My Home is Copacabana
Today Metrograph closes its short retrospective of Arne Sucksdorff with My Home is Copacabana, the final feature by the Swedish documentary master. Although under-recognized in the United States, Sucksdorff is best known for his lyrical portraits of natural life in the Swedish countryside, including the feature The Great Adventure and short “A Divided World” (1948), as well as the Oscar-winning one-reeler “Symphony of a City” (1949).
In the early sixties Sucksdorff moved to Rio, and here he made Copacabana, one of the most incredible and under-seen portraits of youth from that decade. Sucksdorff works in the Flaherty tradition of nonfiction filmmaking, and here there’s little room for confusion, given the film’s brilliant cinematic construction and intricate tracking shots, that this is a staged affair. And yet one would barely know it from the unfettered, magnetic performances of its child actors—a mixed-race group of kids from the slums who while their days on the beaches grifting tourists, selling what they can, and stealing to survive. In his earliest documentaries Sucksdorff never shied from the violence and seemingly arbitrary cruelty of nature while maintaining a heightened sense of awe and even whimsy. There’s a similar principle at work here, as Copacabana maintains an even-keeled frankness about the realities of its children’s lives (and chain smoking habits) without being parochial nor sensationalistic, while also placing a focus on their friendships, adroit senses of humor.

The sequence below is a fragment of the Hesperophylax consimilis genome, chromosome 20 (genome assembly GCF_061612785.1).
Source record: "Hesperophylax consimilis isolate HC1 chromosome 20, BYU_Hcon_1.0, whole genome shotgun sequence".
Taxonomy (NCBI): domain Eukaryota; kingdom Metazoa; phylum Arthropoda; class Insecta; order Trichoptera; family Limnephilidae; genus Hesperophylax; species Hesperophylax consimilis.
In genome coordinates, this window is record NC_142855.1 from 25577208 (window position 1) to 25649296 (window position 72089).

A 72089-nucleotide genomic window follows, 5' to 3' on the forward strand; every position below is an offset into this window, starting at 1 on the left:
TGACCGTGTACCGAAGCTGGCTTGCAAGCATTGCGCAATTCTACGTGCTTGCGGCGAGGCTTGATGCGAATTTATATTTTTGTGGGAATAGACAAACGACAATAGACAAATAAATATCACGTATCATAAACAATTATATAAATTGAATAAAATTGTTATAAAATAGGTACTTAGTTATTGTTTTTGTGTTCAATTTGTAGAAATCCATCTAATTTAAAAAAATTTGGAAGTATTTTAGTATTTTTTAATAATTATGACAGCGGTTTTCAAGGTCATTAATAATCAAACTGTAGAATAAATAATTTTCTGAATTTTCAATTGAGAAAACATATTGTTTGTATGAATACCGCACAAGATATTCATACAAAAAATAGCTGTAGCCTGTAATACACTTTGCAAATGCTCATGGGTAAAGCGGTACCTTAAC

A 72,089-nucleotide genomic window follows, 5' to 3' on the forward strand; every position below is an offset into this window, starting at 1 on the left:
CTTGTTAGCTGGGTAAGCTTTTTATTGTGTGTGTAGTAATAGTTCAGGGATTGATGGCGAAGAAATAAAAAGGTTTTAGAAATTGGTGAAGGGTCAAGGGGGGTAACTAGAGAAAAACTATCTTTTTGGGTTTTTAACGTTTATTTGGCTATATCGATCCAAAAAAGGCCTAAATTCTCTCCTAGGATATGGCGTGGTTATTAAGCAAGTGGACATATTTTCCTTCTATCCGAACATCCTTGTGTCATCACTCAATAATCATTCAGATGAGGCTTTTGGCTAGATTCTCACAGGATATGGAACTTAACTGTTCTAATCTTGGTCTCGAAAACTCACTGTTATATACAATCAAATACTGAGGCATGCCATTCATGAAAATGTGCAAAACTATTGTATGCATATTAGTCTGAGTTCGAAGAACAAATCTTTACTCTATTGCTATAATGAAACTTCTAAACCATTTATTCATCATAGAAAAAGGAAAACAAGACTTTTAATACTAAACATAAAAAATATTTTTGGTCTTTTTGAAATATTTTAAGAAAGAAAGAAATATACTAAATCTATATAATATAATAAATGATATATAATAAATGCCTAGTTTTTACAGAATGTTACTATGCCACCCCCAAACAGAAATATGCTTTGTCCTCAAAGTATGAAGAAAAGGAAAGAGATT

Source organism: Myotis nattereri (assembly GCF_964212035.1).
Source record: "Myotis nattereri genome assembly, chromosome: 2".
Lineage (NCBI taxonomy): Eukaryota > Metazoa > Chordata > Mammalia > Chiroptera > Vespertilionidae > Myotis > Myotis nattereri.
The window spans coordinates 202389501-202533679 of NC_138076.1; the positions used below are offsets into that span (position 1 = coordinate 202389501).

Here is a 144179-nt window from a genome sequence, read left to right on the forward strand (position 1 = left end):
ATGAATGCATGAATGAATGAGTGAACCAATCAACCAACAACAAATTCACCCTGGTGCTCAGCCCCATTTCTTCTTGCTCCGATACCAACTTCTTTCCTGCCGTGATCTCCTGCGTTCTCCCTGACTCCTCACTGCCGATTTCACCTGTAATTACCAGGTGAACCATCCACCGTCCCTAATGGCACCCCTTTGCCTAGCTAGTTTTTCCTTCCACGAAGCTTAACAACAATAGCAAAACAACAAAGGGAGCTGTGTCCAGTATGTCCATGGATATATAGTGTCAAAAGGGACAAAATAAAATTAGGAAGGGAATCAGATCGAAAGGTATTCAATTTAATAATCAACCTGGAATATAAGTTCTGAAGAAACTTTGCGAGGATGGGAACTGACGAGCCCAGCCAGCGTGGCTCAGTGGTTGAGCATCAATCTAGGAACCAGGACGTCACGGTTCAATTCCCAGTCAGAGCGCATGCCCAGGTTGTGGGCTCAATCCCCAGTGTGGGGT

Copacabana ultimately provides a fascinating and worthwhile companion to the second-wave, urban Cinema Novo films while pointing directly toward later, neorealist-informed portraits of hardscrabble Brazilian youth like Héctor Babenco’s Pixote. It’s a certified gem that’s worth seeing.